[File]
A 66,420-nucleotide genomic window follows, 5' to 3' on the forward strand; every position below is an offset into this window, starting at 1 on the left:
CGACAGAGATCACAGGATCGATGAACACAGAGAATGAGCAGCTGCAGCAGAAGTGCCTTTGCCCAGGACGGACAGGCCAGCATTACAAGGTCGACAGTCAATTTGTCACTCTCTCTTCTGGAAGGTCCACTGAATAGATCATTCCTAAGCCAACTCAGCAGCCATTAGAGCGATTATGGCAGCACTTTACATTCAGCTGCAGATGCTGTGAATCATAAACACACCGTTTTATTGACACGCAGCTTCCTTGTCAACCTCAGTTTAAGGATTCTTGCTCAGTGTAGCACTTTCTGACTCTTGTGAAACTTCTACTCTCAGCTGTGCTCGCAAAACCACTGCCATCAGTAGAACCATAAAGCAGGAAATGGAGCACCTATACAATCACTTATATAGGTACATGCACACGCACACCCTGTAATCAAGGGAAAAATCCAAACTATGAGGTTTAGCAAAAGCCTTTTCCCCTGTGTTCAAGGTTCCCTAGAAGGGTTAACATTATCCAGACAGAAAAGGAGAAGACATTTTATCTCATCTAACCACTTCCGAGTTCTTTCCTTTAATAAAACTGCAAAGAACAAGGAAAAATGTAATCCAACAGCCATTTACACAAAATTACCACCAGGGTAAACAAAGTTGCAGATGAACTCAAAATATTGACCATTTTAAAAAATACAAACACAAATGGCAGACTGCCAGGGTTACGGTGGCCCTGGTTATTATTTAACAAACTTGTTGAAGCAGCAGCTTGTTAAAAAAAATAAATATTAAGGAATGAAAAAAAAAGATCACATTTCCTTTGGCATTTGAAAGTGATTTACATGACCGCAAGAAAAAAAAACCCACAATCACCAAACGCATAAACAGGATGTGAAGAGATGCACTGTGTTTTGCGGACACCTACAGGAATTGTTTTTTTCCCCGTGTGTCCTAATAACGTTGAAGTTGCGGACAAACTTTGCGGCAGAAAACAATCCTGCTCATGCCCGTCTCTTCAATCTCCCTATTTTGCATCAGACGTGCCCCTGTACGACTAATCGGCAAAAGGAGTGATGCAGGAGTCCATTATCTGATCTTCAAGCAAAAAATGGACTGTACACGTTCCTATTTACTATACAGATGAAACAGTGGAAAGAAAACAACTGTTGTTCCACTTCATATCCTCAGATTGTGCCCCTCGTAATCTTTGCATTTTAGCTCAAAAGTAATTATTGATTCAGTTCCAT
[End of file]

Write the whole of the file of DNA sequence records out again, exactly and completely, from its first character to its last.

A 66,420-nucleotide genomic window follows, 5' to 3' on the forward strand; every position below is an offset into this window, starting at 1 on the left:
CGACAGAGATCACAGGATCGATGAACACAGAGAATGAGCAGCTGCAGCAGAAGTGCCTTTGCCCAGGACGGACAGGCCAGCATTACAAGGTCGACAGTCAATTTGTCACTCTCTCTTCTGGAAGGTCCACTGAATAGATCATTCCTAAGCCAACTCAGCAGCCATTAGAGCGATTATGGCAGCACTTTACATTCAGCTGCAGATGCTGTGAATCATAAACACACCGTTTTATTGACACGCAGCTTCCTTGTCAACCTCAGTTTAAGGATTCTTGCTCAGTGTAGCACTTTCTGACTCTTGTGAAACTTCTACTCTCAGCTGTGCTCGCAAAACCACTGCCATCAGTAGAACCATAAAGCAGGAAATGGAGCACCTATACAATCACTTATATAGGTACATGCACACGCACACCCTGTAATCAAGGGAAAAATCCAAACTATGAGGTTTAGCAAAAGCCTTTTCCCCTGTGTTCAAGGTTCCCTAGAAGGGTTAACATTATCCAGACAGAAAAGGAGAAGACATTTTATCTCATCTAACCACTTCCGAGTTCTTTCCTTTAATAAAACTGCAAAGAACAAGGAAAAATGTAATCCAACAGCCATTTACACAAAATTACCACCAGGGTAAACAAAGTTGCAGATGAACTCAAAATATTGACCATTTTAAAAAATACAAACACAAATGGCAGACTGCCAGGGTTACGGTGGCCCTGGTTATTATTTAACAAACTTGTTGAAGCAGCAGCTTGTTAAAAAAAATAAATATTAAGGAATGAAAAAAAAAGATCACATTTCCTTTGGCATTTGAAAGTGATTTACATGACCGCAAGAAAAAAAAACCCACAATCACCAAACGCATAAACAGGATGTGAAGAGATGCACTGTGTTTTGCGGACACCTACAGGAATTGTTTTTTTCCCCGTGTGTCCTAATAACGTTGAAGTTGCGGACAAACTTTGCGGCAGAAAACAATCCTGCTCATGCCCGTCTCTTCAATCTCCCTATTTTGCATCAGACGTGCCCCTGTACGACTAATCGGCAAAAGGAGTGATGCAGGAGTCCATTATCTGATCTTCAAGCAAAAAATGGACTGTACACGTTCCTATTTACTATACAGATGAAACAGTGGAAAGAAAACAACTGTTGTTCCACTTCATATCCTCAGATTGTGCCCCTCGTAATCTTTGCATTTTAGCTCAAAAGTAATTATTGATTCAGTTCCAT